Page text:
By Doug Ward

Let’s imagine the university of the future. Actually, let’s write a mission statement for that university.

Our university would be “an international laboratory of creativity” built “on values and deep convictions which rest on a foundation of audacity, creativity, imagination and our people: the backbone of our success.”

It would place “creativity at the core of all its endeavors so as to ensure limitless possibilities” and give faculty, staff and students “the necessary freedom to imagine their most incredible dreams and bring them to life.”

Sort of takes your breath away, doesn’t it?

Unfortunately, we’re unlikely to see a university like that anytime soon – something that should make us ask why – but we could bring that type of thinking into the classroom.

To do that, let’s go to Cirque du Soleil. That’s where the quoted material above comes from. I looked it up after listening to Bernard Petiot’s plenary session last week at the annual conference of the International Society of the Scholarship of Teaching and Learning. Petiot, vice president for casting and performance at Cirque du Soleil, delivered what was easily the most entertaining session at ISSOTL, and perhaps the most useful.

Whiteboard of Cirque du Soleil presentation at ISSOTL 2014
Brianna Smrke’s “graphic recording” of Bernard Petiot’s speech at ISSOTL in Quebec City.

His speech had nothing to do with college teaching, and at the same time it had everything to do with college teaching. That’s because he talked about managing creative people. Cirque du Soleil prides itself on putting creative minds together and reimagining the possible. It expects tension, failures and lots of uncertainty. By learning from failures, though, using the tension as inspiration and pushing through the uncertainty, the organization’s performers and managers create something truly spectacular.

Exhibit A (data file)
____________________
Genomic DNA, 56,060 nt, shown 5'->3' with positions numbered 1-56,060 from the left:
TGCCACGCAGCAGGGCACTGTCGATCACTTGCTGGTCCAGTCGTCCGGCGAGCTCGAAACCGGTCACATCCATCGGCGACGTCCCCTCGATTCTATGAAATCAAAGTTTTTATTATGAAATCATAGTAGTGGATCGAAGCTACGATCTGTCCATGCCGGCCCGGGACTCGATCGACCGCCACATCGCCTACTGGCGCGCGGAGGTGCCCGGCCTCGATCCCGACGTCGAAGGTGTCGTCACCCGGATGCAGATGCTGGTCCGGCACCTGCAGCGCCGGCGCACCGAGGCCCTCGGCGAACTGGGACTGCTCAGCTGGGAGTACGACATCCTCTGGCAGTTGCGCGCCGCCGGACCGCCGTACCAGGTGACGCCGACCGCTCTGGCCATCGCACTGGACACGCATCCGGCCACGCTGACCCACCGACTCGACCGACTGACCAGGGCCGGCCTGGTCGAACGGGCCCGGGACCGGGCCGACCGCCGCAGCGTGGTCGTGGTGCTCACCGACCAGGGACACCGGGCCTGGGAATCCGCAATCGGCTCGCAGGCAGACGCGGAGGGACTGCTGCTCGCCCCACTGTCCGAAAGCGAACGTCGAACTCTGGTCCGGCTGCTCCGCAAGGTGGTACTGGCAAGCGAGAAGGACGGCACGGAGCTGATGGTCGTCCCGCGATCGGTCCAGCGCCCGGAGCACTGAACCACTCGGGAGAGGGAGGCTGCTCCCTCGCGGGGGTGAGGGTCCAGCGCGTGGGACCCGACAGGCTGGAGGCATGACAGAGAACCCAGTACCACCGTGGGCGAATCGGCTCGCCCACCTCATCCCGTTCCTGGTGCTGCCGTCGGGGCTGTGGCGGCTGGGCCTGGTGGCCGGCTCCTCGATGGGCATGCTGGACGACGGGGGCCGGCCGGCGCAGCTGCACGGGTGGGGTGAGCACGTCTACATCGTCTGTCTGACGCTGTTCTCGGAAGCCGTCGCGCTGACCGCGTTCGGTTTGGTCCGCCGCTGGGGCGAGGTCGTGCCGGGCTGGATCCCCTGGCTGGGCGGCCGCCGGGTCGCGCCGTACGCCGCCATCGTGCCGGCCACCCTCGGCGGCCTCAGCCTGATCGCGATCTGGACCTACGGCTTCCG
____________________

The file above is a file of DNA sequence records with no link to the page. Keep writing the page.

That’s what all teachers wish of their students – perhaps not immediately, but eventually.

A circus performance, like education, doesn’t come easily. Petiot offered these gems of wisdom about the process.


  • Creativity is not linear. It can sometimes be chaotic.
  • Creative results sometimes face periods of ambiguity and dissenting ideas.
  • If ideas are killed too soon you may miss an opportunity to really create.
  • A creation generates change. It defies established paradigms
  • Creativity generates tension by necessity. That tension allows new thinking and new solutions, so embrace the insecurity.
  • Creativity requires courage.

As Petiot spoke last week, Brianna Smrke stood at the back of the room, sketching the speech in what she called “graphic recording.”

Smrke never knows in advance what a speaker will say, she said. Indeed, that’s part of the artistic challenge: zeroing in on the key aspects, turning them into comprehensible material, pacing the drawing so as not to fill up the board too quickly or too slowly, and ultimately creating a lively narrative that reflects a speech but becomes a piece of art in itself.

Essentially, Smrke lived Petiot’s words as he spoke them, managing her own tension and embracing the uncertainty.

So look at the bullet points from Petiot’s speech again and substitute “innovative teaching” for “creativity.” That sounds like a university of the future to me.


Doug Ward is an associate professor of journalism and the associate director of  the Center for Teaching Excellence. You can follow him on Twitter @kuediting.

By Doug Ward

A session from an education conference I listened in on last week reminded me of the parallels between teaching and editing.

That might seem strange, but bear with me.